Drug combination therapies can improve drug efficacy, reduce drug dosage, and overcome drug resistance with respect to cancer treatments. Current research strategies to determine which drug combinations have a synergistic effect rely mainly on clinical or empirical experience and screening predefined pools of drugs. Given the number of possible drug combinations, the speed and scope to find new drug combinations are very limited using these methods. Due to the exponential growth in these combinatorials, it is difficult to test all possible outcomes in the lab. Several large-scale public genomic and phenotypic resources that provide data from single drug-treated cells as well as data from small molecules deliver a wealth of cellular response information. This data gives opportunity to overcome limitations of the current methods. The development of a new strategy for advanced data processing and analysis that includes a computational prediction algorithm is highly desirable. Because of this, a program was written that predicts synergistic drug combinations using gene regulatory network knowledge and an operational module unit (OMU) system generated from single drug genomic and phenotypic data. As a proof of principle, we applied the pipeline to a group of anticancer drugs and demonstrated how the algorithm could help researchers efficiently find possible synergistic drug combinations using single drug data to evaluate all possible drug pairs.
  • Studies on calcium transport of the sarcoplasmic reticulum in skinned cardiac muscle

    Zhu, Yu; Department of Physiology and Endocrinology (Augusta University, 1990-11)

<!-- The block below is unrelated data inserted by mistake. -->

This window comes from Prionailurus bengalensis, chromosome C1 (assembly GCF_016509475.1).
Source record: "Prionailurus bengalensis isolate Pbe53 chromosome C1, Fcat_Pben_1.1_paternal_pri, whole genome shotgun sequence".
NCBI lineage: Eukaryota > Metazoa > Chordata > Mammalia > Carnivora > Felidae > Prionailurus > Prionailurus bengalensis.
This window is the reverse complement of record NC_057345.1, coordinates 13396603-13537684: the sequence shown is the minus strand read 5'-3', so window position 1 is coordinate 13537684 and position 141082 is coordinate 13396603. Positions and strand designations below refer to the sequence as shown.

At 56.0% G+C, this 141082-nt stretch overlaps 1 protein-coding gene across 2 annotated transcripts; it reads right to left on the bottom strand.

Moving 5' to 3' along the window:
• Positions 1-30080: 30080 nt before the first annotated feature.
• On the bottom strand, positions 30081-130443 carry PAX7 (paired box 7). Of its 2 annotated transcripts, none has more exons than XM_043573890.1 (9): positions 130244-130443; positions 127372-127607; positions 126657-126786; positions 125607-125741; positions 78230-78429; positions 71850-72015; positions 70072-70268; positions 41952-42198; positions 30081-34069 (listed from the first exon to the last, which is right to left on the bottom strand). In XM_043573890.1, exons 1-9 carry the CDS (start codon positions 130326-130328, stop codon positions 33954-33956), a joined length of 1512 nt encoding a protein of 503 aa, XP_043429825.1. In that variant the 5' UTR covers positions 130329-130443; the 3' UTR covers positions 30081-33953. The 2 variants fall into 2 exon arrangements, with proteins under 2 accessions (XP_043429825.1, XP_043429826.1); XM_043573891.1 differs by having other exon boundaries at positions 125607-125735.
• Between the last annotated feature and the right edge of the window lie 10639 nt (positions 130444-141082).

• Angiogenesis-associated gene expression changes in surgical skin flaps of diabetic rats

    Zhou, Miao Xian (Cindy); Medical College of Georgia (Augusta University, 2010-07)
  • Aquaporin 3 in keratinocyte differentiation

    Zhan, Xiangjian; Medical College of Georgia (Augusta University, 2003-08)
    Aquaporin 3 (AQP3) is a channel that transports both water and glycerol. AQP3- null mutant mice exhibit skin defects, including impairment of water holding capacity, barrier recovery and wound healing and decreased glycerol content. We hypothesized that AQP3 is involved in the regulation ofkeratinocyte proliferation and differentiation and this regulation is mediated, at least in part, by the functional interaction between AQP3 and phospholipase D (PLD). Here we demonstrate that AQP3 expression was down-regulated at the transcriptional level and glycerol uptake was reduced when primary mouse keratinocytes were induced to differentiate. In co-transfection experiments, we found that AQP3 decreased the promoter activity of keratin 5, a keratinocyte proliferation marker, but increased the promoter activity of keratin 10 and involucrin, an early and intermediate keratinocyte differentiation marker respectively. These results suggest that AQP3 is a regulator of early keratinocyte differentiation. In further investigatjons to determine the sigualing function of AQP3 in regulating keratinocyte differentiation, we found using sucrose gradient centrifugation, irnmunoprecipitation analysis, confocal microscopy that AQP3 and PLD2 were colocalized in lipid rafts. In addition, we demonstrated that AQP3 could contribute to the synthesis of phosphatidylglycerol (PG) and that PLD2 was able to utilize glycerol as a substrate to synthesize PG. These data suggest that AQP3 transports glycerol for use as a physiological primary alcohol substrate for-adjacent PLD2 to generate PG. Our results, together with the reports that PG is an activator of protein kinases (PKqm and PKCe) and also contributes to protein-protein interactions in membranes, suggest that glycerol AQP3-PLD2-PG is a potential signaling pathway in regulating keratinocyte differentiation.

    Zhang, Zhiqiang; Medical College of Georgia (Augusta University, 1997-05)
  • Characterization of leydig cell development in the rat testis

    Zhai, Juan; Medical College of Georgia (Augusta University, 1996-05)
  • The effect of dentin desensitizers on the retention of full crowns cemented with a variety of luting/bonding agents

    Yim, Nantiya Harnkul; Department of Oral Biology (Augusta University, 1999-04-21)
  • Structural and functional aspects of organic cation transporters

    Wu, Xiang; Medical College of Georgia (Augusta University, 1999-07)